'Looking for a Flamingo?': Bird Trafficking in Iraq
March 1, 2021
“Is it flamingos you’re looking for? Come to my place after 1 pm,” whispers Mustafa Ahmed Ali from inside his small shop, which is buzzing with bird sounds of all kinds. He has been selling birds – wild and bred – at the bird market in Amara, in Iraq’s Maysan province, for more than 30 years. In his small bricked house in Amara’s suburbs, Ali admits selling various species of birds, mostly to rich Iraqis or foreigners from the Gulf states. “Many flamingos die in my cage, especially during warm summer days,” he admits, adding: “I sell between one and 10 of those birds every month during winter, the peak season. They buy them dead or alive because people also eat them.” Holding a flamingo tightly under his arm, Ali says the police are no threat to his business, despite a local decree banning flamingo poaching.
Another man called Ahmed Saleh, no relation to Dr. Hamoudi, recently bought some flamingos for his garden. His kitschy fountain is lit with pink, blue, and red iridescent lamps, shading the wild birds with a wide variety of colors. His brother offered the birds to him two days earlier. “When he brought them, they were in bad condition, they couldn’t even stand up. But when they saw the fountain, they got better and started moving around. I’ve been looking for flamingos for a while now, mainly because it’s a beautiful bird to have in a garden,” Saleh says.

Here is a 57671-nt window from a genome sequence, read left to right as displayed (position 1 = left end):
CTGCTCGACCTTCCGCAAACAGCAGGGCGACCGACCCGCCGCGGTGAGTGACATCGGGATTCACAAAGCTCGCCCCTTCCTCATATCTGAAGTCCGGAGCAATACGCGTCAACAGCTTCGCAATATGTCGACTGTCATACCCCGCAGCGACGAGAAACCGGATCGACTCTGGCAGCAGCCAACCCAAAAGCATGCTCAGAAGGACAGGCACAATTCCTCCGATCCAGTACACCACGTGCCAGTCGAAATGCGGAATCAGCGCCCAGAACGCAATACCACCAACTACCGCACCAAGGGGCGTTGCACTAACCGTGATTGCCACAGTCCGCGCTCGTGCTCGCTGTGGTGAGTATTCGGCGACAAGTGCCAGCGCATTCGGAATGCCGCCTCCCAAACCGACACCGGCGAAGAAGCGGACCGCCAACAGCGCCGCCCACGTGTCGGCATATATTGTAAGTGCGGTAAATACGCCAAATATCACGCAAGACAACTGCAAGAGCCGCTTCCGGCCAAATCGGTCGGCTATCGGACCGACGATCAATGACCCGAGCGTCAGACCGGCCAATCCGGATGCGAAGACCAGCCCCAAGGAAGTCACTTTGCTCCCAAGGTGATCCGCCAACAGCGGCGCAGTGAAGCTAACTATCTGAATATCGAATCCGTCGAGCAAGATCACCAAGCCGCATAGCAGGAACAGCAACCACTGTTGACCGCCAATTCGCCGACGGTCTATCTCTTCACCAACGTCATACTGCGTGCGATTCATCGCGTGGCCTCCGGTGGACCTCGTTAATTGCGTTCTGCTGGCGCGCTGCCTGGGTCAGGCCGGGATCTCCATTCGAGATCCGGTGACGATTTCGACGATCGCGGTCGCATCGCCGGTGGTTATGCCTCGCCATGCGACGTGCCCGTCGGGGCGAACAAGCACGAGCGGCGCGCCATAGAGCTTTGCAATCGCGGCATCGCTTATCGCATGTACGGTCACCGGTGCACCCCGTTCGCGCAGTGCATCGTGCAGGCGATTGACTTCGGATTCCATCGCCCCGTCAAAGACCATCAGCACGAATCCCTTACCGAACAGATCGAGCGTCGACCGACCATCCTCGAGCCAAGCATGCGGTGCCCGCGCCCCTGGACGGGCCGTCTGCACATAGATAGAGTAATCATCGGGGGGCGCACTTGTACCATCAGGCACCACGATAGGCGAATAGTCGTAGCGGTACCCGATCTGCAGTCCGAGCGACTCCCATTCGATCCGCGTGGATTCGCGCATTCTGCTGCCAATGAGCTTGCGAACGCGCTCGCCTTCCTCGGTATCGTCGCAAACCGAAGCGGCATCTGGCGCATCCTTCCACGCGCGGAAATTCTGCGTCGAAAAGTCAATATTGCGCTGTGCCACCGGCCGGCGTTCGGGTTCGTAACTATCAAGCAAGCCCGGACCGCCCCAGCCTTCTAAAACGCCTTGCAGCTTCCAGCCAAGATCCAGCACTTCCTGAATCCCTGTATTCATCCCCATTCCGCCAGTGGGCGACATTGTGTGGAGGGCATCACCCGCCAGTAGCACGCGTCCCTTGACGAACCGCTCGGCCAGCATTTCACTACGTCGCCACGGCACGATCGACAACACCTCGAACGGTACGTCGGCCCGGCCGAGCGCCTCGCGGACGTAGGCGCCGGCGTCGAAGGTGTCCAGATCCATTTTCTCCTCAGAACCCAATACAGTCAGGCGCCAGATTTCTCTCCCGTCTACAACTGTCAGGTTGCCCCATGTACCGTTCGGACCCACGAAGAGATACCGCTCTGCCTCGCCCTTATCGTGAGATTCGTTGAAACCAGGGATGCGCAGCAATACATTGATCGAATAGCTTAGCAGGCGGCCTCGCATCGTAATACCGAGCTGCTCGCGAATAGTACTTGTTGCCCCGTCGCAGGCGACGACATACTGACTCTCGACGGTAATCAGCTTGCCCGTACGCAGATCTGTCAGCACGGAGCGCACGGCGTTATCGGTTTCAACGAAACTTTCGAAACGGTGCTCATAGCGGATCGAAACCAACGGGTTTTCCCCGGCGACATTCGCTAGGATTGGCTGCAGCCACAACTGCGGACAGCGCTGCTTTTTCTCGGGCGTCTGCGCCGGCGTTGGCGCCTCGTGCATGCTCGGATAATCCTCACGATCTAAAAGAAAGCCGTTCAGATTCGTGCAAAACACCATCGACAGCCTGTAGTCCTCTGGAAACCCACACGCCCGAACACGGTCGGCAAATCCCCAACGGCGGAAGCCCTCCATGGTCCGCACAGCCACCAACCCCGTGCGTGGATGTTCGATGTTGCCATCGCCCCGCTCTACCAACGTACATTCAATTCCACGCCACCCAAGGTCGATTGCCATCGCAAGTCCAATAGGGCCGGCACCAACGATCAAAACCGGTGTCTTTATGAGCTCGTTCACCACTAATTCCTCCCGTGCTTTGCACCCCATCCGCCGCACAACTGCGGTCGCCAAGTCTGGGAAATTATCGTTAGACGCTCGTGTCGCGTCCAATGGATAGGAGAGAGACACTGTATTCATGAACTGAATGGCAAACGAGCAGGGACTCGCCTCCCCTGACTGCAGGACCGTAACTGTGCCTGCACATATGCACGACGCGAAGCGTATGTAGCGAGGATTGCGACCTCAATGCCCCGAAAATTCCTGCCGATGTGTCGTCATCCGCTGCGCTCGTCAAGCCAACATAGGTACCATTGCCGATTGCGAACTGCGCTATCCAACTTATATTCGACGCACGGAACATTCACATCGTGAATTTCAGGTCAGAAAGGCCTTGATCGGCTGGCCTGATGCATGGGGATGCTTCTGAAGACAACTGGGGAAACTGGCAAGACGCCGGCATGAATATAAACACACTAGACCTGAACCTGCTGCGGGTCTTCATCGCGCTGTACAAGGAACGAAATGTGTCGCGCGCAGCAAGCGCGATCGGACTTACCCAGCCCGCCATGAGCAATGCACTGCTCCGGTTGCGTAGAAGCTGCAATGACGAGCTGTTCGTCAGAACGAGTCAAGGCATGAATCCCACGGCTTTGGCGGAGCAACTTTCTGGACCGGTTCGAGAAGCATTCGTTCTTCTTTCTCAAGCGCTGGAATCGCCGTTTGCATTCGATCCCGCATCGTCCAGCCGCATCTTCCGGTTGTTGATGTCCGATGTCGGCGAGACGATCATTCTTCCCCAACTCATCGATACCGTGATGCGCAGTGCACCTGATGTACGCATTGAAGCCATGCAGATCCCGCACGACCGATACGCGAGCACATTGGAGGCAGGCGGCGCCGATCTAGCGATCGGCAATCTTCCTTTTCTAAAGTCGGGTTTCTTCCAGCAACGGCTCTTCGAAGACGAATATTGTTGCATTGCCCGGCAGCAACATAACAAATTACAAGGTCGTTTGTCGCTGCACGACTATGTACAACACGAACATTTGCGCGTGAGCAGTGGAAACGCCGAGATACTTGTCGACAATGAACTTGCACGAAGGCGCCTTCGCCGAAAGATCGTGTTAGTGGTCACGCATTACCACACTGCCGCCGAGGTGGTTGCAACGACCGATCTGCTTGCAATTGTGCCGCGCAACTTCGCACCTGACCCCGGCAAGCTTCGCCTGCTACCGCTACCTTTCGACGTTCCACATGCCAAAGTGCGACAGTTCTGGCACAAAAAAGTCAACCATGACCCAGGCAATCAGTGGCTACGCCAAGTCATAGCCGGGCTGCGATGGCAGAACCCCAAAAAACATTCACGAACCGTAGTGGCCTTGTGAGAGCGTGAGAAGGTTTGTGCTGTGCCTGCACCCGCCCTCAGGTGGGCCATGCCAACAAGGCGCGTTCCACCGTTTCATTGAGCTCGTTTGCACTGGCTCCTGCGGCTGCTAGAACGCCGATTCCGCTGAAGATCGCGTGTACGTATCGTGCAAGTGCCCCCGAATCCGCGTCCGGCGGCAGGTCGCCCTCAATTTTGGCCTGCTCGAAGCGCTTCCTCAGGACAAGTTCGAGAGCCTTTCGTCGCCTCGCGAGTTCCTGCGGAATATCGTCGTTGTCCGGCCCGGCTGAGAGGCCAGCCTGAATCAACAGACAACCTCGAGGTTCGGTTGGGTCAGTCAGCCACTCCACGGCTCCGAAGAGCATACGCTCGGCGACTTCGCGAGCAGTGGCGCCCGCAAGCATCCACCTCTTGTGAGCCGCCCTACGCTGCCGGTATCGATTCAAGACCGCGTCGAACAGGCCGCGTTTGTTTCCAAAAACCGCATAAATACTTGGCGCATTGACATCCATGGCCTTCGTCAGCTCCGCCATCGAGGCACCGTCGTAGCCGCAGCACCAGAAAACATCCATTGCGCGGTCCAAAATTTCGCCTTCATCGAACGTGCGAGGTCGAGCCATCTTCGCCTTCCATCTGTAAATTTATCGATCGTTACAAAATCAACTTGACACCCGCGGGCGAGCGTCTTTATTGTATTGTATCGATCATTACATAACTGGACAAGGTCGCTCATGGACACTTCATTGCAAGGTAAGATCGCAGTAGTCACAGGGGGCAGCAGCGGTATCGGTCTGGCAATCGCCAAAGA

The flamingos are unable to escape Saleh’s garden because they lack the necessary space to take off. Sometimes, the poachers or owners cut off the main feathers of the birds to prevent them from flying away.
Flamingos migrate to the south of Iraq every year during the winter period, specifically between October and February, to places where the temperature is milder and where there is plenty of food for birds. Bird poaching is a common practice in Iraq, and generally, birds that have been captured are sold for IQD 30 000 - 40 000 (USD 20.5 - 27). Despite the international law instruments that protect migrating birds, the domestic law of Iraq does not protect flamingos, according to the Head of the Environmental Department of Maysan. However, there is a provincial government ban on selling flamingos in the market. The Head of the Environmental Department of Maysan said that “since the poaching areas are at the border between Iran and Iraq, it falls under the jurisdiction of the border protection forces, making it difficult for our police department to control the area or conduct arrest operations.”